32 C
City of Banjul
Wednesday, September 30, 2020

The bridge of peace

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We might have pledged allegiance to different colonial  cultures masters who speak different languages, but our culinary remain significantly the same and we continue to dine on the same table. Our pains and aspirations also remain the same and the familial links continue to be strengthened. Essentially, there are no major differences in the social-cultural life of the two countries, despite the trails colonial legacy. 

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However, when it comes to the world of politics, there unfortunately is much diatribe. Over the past many decades, if not half of a century, a number of bilateral political dispensations have been created to reclaim our wholeness, but the outcomes leave much to be desired. Border closures, mainly engineered by Senegalese transporters, have become quite commonplace, disrupting social and economic interactions. The reasons for the recurrent diplomatic tensions are many, and the Trans-Gambia Bridge is one of the key factors. 


Now that the governments of both countries have pushed their fears to the back, bringing their hopes to the fore, the Trans-Gambia bridge has finally become a reality. The Gambia’s vice president, Dr Isatou Njie Saidy, and his Senegalese counterpart, Prime Minister Mohamed Boun Abdallah Dionne, represented their various heads of state in the laying of the foundation stone for the bridge. In the words of our own thoughtful Isatou Njie-Saidy, the moment marked the beginning of the realisation of one of our most complex yet socio-economically significant engineering works undertaken in transport and physical infrastructural development.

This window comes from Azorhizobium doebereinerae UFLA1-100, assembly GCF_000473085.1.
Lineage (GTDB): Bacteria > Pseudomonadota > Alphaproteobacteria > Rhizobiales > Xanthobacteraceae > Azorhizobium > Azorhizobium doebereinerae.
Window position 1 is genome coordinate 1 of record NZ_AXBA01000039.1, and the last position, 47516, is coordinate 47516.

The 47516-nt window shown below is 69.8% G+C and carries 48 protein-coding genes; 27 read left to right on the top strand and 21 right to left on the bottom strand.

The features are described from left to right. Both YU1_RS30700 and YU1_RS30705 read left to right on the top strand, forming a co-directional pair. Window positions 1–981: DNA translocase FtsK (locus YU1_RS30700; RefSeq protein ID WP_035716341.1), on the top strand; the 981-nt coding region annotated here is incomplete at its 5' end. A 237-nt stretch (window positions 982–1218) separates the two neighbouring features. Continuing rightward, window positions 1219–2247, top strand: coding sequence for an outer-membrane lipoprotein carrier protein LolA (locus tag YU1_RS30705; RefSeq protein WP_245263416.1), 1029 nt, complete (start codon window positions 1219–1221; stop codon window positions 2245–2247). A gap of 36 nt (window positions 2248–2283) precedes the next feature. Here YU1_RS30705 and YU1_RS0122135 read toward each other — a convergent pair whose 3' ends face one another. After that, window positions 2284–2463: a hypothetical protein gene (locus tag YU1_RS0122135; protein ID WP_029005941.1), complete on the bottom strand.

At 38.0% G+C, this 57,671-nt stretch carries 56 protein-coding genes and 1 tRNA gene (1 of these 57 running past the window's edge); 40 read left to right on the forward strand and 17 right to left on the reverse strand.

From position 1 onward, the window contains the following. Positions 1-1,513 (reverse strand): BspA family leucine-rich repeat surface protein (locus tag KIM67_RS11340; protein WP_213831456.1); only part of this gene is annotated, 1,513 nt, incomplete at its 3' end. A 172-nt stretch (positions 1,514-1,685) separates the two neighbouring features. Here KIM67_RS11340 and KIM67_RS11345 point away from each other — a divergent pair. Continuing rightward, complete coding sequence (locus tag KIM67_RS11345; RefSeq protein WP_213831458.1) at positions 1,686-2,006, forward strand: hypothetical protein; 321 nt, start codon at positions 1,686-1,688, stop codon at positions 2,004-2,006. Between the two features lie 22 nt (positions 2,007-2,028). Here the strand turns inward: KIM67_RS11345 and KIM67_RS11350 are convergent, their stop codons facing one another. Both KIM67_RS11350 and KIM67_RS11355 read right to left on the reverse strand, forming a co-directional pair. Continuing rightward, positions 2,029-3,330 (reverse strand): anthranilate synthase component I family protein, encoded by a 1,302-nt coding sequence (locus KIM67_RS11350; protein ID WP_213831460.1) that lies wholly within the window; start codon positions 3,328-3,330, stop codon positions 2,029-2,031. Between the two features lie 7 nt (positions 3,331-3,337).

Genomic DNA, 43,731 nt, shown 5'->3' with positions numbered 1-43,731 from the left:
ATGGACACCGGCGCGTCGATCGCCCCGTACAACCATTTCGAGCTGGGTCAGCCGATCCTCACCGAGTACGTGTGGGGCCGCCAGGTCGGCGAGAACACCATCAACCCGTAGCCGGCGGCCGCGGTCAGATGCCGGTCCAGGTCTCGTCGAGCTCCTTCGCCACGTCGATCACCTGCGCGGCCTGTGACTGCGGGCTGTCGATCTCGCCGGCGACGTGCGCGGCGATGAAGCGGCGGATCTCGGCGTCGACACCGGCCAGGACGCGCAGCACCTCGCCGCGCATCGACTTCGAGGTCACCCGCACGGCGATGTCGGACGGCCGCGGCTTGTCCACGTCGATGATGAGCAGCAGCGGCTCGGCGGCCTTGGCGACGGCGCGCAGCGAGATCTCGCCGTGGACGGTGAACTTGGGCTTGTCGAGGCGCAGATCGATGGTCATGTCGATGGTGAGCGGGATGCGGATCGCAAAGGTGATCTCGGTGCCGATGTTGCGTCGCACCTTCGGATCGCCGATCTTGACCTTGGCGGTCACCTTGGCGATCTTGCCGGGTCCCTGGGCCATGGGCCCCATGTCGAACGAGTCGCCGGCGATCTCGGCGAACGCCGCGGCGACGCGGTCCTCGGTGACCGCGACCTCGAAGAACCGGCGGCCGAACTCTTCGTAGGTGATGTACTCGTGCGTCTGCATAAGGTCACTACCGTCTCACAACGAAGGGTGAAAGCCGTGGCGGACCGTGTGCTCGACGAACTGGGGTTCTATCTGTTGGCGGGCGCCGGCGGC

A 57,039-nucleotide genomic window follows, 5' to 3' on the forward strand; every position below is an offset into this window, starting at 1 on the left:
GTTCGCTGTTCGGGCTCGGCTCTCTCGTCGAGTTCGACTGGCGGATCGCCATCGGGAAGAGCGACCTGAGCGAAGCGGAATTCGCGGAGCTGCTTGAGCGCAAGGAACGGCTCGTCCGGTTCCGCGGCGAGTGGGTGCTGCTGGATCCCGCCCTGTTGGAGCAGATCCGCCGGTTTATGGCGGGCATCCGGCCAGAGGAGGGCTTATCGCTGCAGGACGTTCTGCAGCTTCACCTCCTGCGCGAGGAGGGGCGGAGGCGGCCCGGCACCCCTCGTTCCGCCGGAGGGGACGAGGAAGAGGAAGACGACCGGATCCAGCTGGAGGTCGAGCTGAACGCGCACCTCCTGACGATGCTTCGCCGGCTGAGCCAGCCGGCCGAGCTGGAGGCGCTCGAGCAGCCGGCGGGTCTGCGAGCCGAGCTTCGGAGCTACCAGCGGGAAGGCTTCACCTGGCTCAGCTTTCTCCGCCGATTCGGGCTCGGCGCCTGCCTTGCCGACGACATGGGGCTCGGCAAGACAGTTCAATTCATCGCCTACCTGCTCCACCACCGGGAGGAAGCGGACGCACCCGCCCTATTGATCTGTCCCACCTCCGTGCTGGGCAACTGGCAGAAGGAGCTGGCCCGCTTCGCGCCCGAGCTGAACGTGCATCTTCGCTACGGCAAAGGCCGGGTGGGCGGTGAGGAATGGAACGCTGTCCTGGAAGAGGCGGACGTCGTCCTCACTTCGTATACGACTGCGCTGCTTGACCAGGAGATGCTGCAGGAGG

The bridge project costs over D1 billion. It is funded by the African Development Bank and will take 36 months to complete. Measuring 942 meters, the bridge will pass over the stretch of water across the River Gambia from Yelli Tenda in the north bank to Bamba Tenda in the south bank of The Gambia. More significantly, the bridge will ease movement of goods and people from northern Senegal to the restive southern province of Casamance, thus making it the most important integration project ever undertaken between the two states.


The journey we set out to do is nothing new. We happen to have more energy, commitment, wisdom and resources to take the bull by the horn. Our forefathers believed that integration of Senegal and The Gambia could be a launchpad for the realisation of the unification of the African continent. We are convinced that the authorities of both countries, as well as sub regional grouping, Ecowas, and the African Union, would work collectively towards realising the full benefits of the bridge.


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